***A vote of confidence for the current OJJDP leader, Acting Administrator Jeff Slowikowski, from veteran juvenile justice advocate Robbie Callaway:

“I think Jeff understands the role and…knows the act as well as anyone who’s been in [the administrator office], except maybe John Rector because he helped write it.”

***A group of advocates held a Capitol Hill briefing today on reauthorization of the Elementary and Secondary Education Act, specifically about how legislators should address the school-to-prison pipeline. The briefing will stem largely from this policy paper written and endorsed by six organizations: the Advancement Project, Education Law Center, the Juvenile Law Center, The Forum for Education and Democracy, National Center for Fair & Open Testing and the NAACP Legal Defense and Educational Fund.

Youth Today published a story in April about how ESEA reauthorization could include juveniles, and sources for the story told us that the latest rewrite of ESEA – the No Child Left Behind Act – had helped bring visibility to the issue of education in juvenile facilities.

This paper makes the argument that the standardized testing that took hold with NCLB “has actually given schools a perverse incentive to encourage or facilitate the departure or removal of lower-performing students.” That, combined with waning enthusiasm for school because of the testing and increased reliance on police to handle school discipline, mean “NCLB has played an important role in the expansion of the path from schools directly to the justice system.”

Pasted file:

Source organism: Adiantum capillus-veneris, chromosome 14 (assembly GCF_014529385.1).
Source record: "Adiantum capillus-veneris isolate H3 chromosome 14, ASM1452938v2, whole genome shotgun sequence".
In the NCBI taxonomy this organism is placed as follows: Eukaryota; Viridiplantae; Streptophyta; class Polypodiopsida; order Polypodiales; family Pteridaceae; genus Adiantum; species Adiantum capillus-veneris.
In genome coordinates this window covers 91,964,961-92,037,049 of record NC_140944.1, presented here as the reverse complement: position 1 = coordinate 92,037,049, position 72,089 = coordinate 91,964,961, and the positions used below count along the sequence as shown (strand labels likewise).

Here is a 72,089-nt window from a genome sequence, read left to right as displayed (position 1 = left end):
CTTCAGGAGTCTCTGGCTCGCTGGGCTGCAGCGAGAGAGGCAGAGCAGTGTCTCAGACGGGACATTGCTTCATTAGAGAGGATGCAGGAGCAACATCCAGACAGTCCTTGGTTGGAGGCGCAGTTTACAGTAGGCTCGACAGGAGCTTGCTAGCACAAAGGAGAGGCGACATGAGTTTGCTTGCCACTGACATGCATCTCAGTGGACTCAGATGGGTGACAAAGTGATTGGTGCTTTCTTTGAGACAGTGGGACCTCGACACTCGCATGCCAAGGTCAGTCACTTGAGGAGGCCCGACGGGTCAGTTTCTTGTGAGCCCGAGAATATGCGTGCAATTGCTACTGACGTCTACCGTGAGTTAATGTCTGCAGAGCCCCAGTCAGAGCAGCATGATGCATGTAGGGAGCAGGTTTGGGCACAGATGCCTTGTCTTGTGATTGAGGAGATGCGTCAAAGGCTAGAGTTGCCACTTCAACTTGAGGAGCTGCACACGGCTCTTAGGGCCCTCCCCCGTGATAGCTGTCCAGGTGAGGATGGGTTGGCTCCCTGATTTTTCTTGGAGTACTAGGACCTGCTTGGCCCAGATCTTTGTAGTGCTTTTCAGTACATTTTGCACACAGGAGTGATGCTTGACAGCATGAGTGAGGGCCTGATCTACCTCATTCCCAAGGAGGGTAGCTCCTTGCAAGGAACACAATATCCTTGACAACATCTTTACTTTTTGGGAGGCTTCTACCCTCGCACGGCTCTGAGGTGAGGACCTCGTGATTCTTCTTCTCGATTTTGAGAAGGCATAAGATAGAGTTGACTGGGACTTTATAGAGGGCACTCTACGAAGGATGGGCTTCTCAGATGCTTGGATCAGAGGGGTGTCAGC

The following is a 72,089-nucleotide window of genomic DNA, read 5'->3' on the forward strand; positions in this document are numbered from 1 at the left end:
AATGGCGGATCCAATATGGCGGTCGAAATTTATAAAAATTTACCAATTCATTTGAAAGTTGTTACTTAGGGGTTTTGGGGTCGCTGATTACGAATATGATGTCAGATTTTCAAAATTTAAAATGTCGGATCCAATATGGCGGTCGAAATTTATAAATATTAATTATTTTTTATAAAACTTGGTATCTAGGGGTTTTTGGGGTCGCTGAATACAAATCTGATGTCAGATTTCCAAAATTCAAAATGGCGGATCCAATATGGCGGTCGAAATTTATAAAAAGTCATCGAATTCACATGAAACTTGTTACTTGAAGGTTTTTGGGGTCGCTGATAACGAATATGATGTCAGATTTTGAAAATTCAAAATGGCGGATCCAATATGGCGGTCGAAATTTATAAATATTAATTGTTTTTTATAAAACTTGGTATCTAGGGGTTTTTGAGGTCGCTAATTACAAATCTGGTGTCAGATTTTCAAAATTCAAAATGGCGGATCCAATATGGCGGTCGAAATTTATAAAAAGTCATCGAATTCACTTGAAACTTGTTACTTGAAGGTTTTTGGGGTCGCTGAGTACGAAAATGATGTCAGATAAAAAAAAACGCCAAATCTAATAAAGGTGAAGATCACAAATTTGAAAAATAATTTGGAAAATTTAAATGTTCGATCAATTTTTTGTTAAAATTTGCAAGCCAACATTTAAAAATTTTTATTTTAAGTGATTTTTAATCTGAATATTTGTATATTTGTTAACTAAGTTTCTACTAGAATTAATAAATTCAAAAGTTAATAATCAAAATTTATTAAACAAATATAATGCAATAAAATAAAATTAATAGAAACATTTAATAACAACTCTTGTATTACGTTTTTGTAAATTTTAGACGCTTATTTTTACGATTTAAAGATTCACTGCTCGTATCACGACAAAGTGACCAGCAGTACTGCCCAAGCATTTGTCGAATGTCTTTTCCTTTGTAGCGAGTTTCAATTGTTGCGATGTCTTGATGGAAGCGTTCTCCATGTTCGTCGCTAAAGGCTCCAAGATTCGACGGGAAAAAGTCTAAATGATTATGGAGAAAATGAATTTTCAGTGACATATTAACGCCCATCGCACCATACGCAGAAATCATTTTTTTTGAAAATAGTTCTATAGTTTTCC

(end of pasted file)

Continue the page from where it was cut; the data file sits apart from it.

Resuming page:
The paper makes a number of interesting recommendations on how ESEA reauthorization can improve things, including incentive grants aimed at reducing the use of suspensions and arrests in school discipline and requirements that schools establish clear policies for the re-enrollment of juveniles returning to school districts from residential placements.

***As of Monday, 43 states will be out of compliance with the Adam Walsh Act with a month left before that will cost them 10 percent of the federal Byrne Grant distributed to each state by the Bureau of Justice Assistance.

Complete guess, but we think you might see the Justice Department declare a number of states compliant soon. It just seems like there has been enough state action of the Walsh Act that some more states will make the deadline.

The others, assuming they handle the paperwork right, will dodge the penalty by making an arrangement with Justice to spend the 10 percent of Byrne that would be taken on activities related to Walsh Act compliance.

***Get well, Bill Byars. Judge Byars ran South Carolina’s Department of Juvenile Justice before Gov. Nikki Haley (R) put him in charge of the adult corrections system (which may soon house the juvenile system as well). Byars was instrumental in moving South Carolina’s juvenile system toward more community placements and out of a federal consent decree.

Byars suffered a mild stroke this week, and Haley said she anticipates that he will be able to return to his job.